Geosynthetics is a “generic term” applied to cover several products such as geotextiles, geomembranes, and geocomposites etc., which have different roles to play in dealing with problematic soils, though they may be manufactured from the same raw material.  Coir and jute are examples of natural geo-textiles. Coir is a versatile hard fibre obtained from the husks of coconut.. Coir is a renewable natural material available abundantly in India and produced at low cost. This seminar deals with the usage of coir for applications like, erosion control, reinforcement and stabilization of soil and is preferred to any other natural fibres Coir is a sufficiently eco-friendly product and so its application will never sustain any damages to environment. Consolidation of soil, especially of soft clayey structure is being recognized as a problem that requires effective and economical solution. Coir is one of the materials used as horizontal blanket over vertical drains. It is as such an economical answer to the problems related to primary consolidation of soft clay. This seminar also deals with the application of “horizontal coir blankets over vertical drains” method in the construction of an embankment in NH-17, near Kozhikode, Kerala, India. Also the method used for the protection to the side slopes of Kabini Canal is discussed.
GEOSYNTHETICS is a "generic term" applied to cover several products such as geotextiles, geomembranes, geocomposites, geogrids etc. The geosynthetics can be called upon to perform one or more of the following functions:
(i)                  Separator to keep apart two types of soils or materials.
(ii)                Filter.
(iii)               Erosion control and interface protection.
(iv)              Tensioned membrane to impart strength to weak foundation soil.
The most commonly used synthetic fibers in the manufacture of geosynthetics are: polypropylene, polyester, polyethylene, and poly-amide (nylon). Natural fibers like coir, jutes etc., are also used as geotextiles.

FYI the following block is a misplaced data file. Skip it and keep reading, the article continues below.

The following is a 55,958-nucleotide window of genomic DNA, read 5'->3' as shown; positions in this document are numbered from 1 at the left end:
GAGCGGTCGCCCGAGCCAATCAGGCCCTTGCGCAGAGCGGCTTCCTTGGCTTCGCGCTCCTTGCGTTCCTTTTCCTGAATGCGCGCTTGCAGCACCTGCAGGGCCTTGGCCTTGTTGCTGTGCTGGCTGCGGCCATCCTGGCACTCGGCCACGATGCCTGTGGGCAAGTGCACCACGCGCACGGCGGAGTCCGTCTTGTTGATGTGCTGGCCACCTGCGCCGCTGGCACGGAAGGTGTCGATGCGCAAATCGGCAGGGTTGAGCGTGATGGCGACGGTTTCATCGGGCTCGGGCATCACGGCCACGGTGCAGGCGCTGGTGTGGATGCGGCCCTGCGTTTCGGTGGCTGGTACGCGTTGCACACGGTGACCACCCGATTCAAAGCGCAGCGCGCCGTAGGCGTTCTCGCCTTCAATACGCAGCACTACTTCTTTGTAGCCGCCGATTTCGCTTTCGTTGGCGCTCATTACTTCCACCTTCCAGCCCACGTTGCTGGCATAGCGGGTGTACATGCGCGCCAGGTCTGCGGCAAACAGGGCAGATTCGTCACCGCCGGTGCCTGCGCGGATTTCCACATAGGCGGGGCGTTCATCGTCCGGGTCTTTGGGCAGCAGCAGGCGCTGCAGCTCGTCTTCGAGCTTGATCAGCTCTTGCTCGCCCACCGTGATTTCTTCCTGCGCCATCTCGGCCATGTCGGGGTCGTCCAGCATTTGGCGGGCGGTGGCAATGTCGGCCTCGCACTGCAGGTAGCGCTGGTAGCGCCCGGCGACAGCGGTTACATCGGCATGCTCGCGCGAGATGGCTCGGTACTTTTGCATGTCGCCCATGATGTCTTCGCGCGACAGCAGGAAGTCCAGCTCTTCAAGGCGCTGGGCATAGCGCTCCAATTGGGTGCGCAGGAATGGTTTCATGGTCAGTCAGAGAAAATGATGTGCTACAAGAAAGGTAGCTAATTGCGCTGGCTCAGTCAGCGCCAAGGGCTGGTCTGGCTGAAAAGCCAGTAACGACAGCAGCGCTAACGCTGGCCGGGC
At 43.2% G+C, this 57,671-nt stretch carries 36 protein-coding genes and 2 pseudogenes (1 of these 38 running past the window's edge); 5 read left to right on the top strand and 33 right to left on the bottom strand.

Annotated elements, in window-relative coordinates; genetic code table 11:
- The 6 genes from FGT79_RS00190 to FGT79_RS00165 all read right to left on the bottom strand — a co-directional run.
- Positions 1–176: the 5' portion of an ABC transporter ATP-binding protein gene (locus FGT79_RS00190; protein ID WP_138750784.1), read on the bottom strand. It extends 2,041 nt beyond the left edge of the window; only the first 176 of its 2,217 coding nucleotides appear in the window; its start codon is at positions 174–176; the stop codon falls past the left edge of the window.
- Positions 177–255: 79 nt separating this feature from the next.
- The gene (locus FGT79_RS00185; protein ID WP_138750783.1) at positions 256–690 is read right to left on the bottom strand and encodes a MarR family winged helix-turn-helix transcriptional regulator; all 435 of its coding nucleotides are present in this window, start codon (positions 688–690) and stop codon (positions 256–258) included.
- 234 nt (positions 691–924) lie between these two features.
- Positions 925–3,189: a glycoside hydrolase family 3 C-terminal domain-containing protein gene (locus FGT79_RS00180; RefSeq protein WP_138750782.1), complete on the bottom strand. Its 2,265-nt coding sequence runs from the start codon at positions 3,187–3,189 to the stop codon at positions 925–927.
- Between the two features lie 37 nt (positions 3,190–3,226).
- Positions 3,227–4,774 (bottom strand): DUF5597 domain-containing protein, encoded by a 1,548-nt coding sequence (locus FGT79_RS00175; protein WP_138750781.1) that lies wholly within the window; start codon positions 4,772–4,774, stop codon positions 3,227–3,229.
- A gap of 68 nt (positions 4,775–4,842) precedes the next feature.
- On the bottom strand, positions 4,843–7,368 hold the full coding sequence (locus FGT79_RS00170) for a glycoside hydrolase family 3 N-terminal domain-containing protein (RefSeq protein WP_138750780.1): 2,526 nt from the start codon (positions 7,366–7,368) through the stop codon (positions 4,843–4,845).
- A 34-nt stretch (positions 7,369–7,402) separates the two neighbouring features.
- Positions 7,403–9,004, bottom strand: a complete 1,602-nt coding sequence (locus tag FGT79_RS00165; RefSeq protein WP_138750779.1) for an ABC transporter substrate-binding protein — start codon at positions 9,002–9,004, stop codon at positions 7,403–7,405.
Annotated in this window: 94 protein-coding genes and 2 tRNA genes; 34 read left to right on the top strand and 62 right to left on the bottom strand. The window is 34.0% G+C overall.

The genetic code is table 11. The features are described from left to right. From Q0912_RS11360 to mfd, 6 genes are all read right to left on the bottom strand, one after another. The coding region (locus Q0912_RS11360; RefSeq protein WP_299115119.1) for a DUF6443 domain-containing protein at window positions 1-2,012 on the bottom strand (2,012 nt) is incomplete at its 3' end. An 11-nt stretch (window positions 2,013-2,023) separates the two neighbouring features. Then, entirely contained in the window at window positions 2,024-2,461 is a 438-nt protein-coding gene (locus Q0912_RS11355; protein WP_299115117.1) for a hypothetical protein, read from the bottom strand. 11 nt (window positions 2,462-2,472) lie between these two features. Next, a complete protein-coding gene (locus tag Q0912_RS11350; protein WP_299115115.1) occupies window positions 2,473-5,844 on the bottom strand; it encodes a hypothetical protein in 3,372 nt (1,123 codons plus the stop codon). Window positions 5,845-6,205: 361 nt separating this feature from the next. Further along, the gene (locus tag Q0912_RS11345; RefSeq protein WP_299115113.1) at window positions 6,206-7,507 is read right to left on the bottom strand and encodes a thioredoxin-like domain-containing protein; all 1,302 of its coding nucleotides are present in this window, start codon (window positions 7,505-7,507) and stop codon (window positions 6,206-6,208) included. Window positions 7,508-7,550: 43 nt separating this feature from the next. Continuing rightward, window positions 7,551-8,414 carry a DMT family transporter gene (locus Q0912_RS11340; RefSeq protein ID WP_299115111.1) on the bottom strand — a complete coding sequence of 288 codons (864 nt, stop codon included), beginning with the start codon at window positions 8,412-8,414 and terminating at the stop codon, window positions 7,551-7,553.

Coir is a biodegradable organic fibre and hardest among other natural fibres.The fibrous material forming part of the soft mass surrounding coconut, the fruit of the tree “Cocos Nucifera” or the coconut palm is world over known as coir. Coconut husk is the raw material for the coir industry, which is available in enormous quantities wherever there is large-scale coconut cultivation.The Coir fibre is one of the hardest natural fibres because of its high content of lignin. Coir is much more advantageous in different application for erosion control,reinforcement and stabilization of soil and is preferred to any other natural fibres. The fibre is hygroscopic, with moisture content of 10% to 12% at 65% relative humidity and 22% to 55% at 95% relative humidity Of all the natural fibers, coir possess the greatest tearing strength, retained as such even in very wet conditions  The physical appearance and quality of the fibres vary widely. The colour of the fibre is not only influenced by the species of the coconut from which it is derived but also its maturity, time lapse between dehusking and retting etc. However under identical conditions of these variables, the fibres extracted from infant nuts exhibit a pale yellow color. The intensity of color and thickness increase with age and the fibres are remarkably stiff and posses good extensibility. Morphologically, coir is a multi cellular fibre with 12 to 24 microns in diameter and the ratio of length to thickness is observed to be 35. Cells of the fibre surface are occasionally covered with the silicised stigmata. The chemical constituents have found to be cellulose, lignin, hemi cellulose and pectin. The percentage of the ingredients in the fibre is largely governed by the age of the coconut from which it is derived. Cellulose and lignin are the major constituents and higher lignin content makes the fibre stiffer and tougher.

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